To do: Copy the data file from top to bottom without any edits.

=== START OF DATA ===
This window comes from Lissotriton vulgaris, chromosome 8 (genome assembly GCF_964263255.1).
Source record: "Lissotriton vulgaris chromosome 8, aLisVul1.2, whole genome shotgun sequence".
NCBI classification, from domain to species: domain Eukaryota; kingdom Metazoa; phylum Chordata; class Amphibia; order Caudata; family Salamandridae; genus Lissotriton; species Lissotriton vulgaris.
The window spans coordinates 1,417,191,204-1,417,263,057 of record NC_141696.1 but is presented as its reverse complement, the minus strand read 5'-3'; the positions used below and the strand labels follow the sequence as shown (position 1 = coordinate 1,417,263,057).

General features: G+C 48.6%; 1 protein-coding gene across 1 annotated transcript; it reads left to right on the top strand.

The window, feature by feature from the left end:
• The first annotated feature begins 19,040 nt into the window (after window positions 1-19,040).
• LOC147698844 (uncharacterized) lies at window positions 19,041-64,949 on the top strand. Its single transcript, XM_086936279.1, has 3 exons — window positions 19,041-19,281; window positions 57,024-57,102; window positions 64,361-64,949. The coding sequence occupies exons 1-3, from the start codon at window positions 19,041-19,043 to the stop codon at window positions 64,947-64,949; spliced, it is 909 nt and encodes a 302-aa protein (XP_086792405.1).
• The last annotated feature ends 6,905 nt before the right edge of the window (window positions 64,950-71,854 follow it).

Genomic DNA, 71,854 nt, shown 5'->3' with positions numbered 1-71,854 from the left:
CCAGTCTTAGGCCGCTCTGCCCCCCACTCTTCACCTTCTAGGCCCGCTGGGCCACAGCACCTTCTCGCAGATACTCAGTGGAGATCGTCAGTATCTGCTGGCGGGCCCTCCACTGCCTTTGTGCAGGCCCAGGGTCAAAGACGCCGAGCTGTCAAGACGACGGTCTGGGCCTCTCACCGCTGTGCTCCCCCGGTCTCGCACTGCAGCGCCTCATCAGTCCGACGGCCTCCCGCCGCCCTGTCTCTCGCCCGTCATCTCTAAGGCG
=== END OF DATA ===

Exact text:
This window comes from Lissotriton vulgaris, chromosome 8 (genome assembly GCF_964263255.1).
Source record: "Lissotriton vulgaris chromosome 8, aLisVul1.2, whole genome shotgun sequence".
NCBI classification, from domain to species: domain Eukaryota; kingdom Metazoa; phylum Chordata; class Amphibia; order Caudata; family Salamandridae; genus Lissotriton; species Lissotriton vulgaris.
The window spans coordinates 1,417,191,204-1,417,263,057 of record NC_141696.1 but is presented as its reverse complement, the minus strand read 5'-3'; the positions used below and the strand labels follow the sequence as shown (position 1 = coordinate 1,417,263,057).

General features: G+C 48.6%; 1 protein-coding gene across 1 annotated transcript; it reads left to right on the top strand.

The window, feature by feature from the left end:
• The first annotated feature begins 19,040 nt into the window (after window positions 1-19,040).
• LOC147698844 (uncharacterized) lies at window positions 19,041-64,949 on the top strand. Its single transcript, XM_086936279.1, has 3 exons — window positions 19,041-19,281; window positions 57,024-57,102; window positions 64,361-64,949. The coding sequence occupies exons 1-3, from the start codon at window positions 19,041-19,043 to the stop codon at window positions 64,947-64,949; spliced, it is 909 nt and encodes a 302-aa protein (XP_086792405.1).
• The last annotated feature ends 6,905 nt before the right edge of the window (window positions 64,950-71,854 follow it).

Genomic DNA, 71,854 nt, shown 5'->3' with positions numbered 1-71,854 from the left:
CCAGTCTTAGGCCGCTCTGCCCCCCACTCTTCACCTTCTAGGCCCGCTGGGCCACAGCACCTTCTCGCAGATACTCAGTGGAGATCGTCAGTATCTGCTGGCGGGCCCTCCACTGCCTTTGTGCAGGCCCAGGGTCAAAGACGCCGAGCTGTCAAGACGACGGTCTGGGCCTCTCACCGCTGTGCTCCCCCGGTCTCGCACTGCAGCGCCTCATCAGTCCGACGGCCTCCCGCCGCCCTGTCTCTCGCCCGTCATCTCTAAGGCG